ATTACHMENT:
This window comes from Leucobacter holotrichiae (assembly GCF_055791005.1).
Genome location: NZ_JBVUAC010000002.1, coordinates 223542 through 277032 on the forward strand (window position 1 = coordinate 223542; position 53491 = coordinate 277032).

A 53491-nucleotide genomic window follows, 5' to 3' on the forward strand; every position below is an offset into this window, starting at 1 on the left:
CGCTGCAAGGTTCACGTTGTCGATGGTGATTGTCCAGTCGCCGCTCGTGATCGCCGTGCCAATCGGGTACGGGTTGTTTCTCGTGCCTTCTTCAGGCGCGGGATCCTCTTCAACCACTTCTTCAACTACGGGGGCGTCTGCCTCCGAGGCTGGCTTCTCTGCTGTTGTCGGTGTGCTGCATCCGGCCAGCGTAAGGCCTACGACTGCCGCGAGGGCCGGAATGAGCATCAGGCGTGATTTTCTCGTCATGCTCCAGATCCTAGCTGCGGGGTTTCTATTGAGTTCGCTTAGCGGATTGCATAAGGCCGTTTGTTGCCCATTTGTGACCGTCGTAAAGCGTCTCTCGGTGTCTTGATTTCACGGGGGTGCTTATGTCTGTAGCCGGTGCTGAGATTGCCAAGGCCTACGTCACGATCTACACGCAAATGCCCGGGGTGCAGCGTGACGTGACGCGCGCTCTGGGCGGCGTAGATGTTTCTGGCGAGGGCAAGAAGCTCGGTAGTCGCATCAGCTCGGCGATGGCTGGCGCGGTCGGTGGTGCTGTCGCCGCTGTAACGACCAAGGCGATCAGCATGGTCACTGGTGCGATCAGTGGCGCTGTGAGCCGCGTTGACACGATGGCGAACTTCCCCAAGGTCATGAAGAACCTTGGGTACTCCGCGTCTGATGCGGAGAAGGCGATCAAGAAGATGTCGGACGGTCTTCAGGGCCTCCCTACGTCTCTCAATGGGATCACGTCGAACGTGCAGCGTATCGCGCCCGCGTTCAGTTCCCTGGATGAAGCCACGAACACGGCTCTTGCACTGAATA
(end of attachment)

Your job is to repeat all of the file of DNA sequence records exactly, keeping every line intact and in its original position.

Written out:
This window comes from Leucobacter holotrichiae (assembly GCF_055791005.1).
Genome location: NZ_JBVUAC010000002.1, coordinates 223542 through 277032 on the forward strand (window position 1 = coordinate 223542; position 53491 = coordinate 277032).

A 53491-nucleotide genomic window follows, 5' to 3' on the forward strand; every position below is an offset into this window, starting at 1 on the left:
CGCTGCAAGGTTCACGTTGTCGATGGTGATTGTCCAGTCGCCGCTCGTGATCGCCGTGCCAATCGGGTACGGGTTGTTTCTCGTGCCTTCTTCAGGCGCGGGATCCTCTTCAACCACTTCTTCAACTACGGGGGCGTCTGCCTCCGAGGCTGGCTTCTCTGCTGTTGTCGGTGTGCTGCATCCGGCCAGCGTAAGGCCTACGACTGCCGCGAGGGCCGGAATGAGCATCAGGCGTGATTTTCTCGTCATGCTCCAGATCCTAGCTGCGGGGTTTCTATTGAGTTCGCTTAGCGGATTGCATAAGGCCGTTTGTTGCCCATTTGTGACCGTCGTAAAGCGTCTCTCGGTGTCTTGATTTCACGGGGGTGCTTATGTCTGTAGCCGGTGCTGAGATTGCCAAGGCCTACGTCACGATCTACACGCAAATGCCCGGGGTGCAGCGTGACGTGACGCGCGCTCTGGGCGGCGTAGATGTTTCTGGCGAGGGCAAGAAGCTCGGTAGTCGCATCAGCTCGGCGATGGCTGGCGCGGTCGGTGGTGCTGTCGCCGCTGTAACGACCAAGGCGATCAGCATGGTCACTGGTGCGATCAGTGGCGCTGTGAGCCGCGTTGACACGATGGCGAACTTCCCCAAGGTCATGAAGAACCTTGGGTACTCCGCGTCTGATGCGGAGAAGGCGATCAAGAAGATGTCGGACGGTCTTCAGGGCCTCCCTACGTCTCTCAATGGGATCACGTCGAACGTGCAGCGTATCGCGCCCGCGTTCAGTTCCCTGGATGAAGCCACGAACACGGCTCTTGCACTGAATA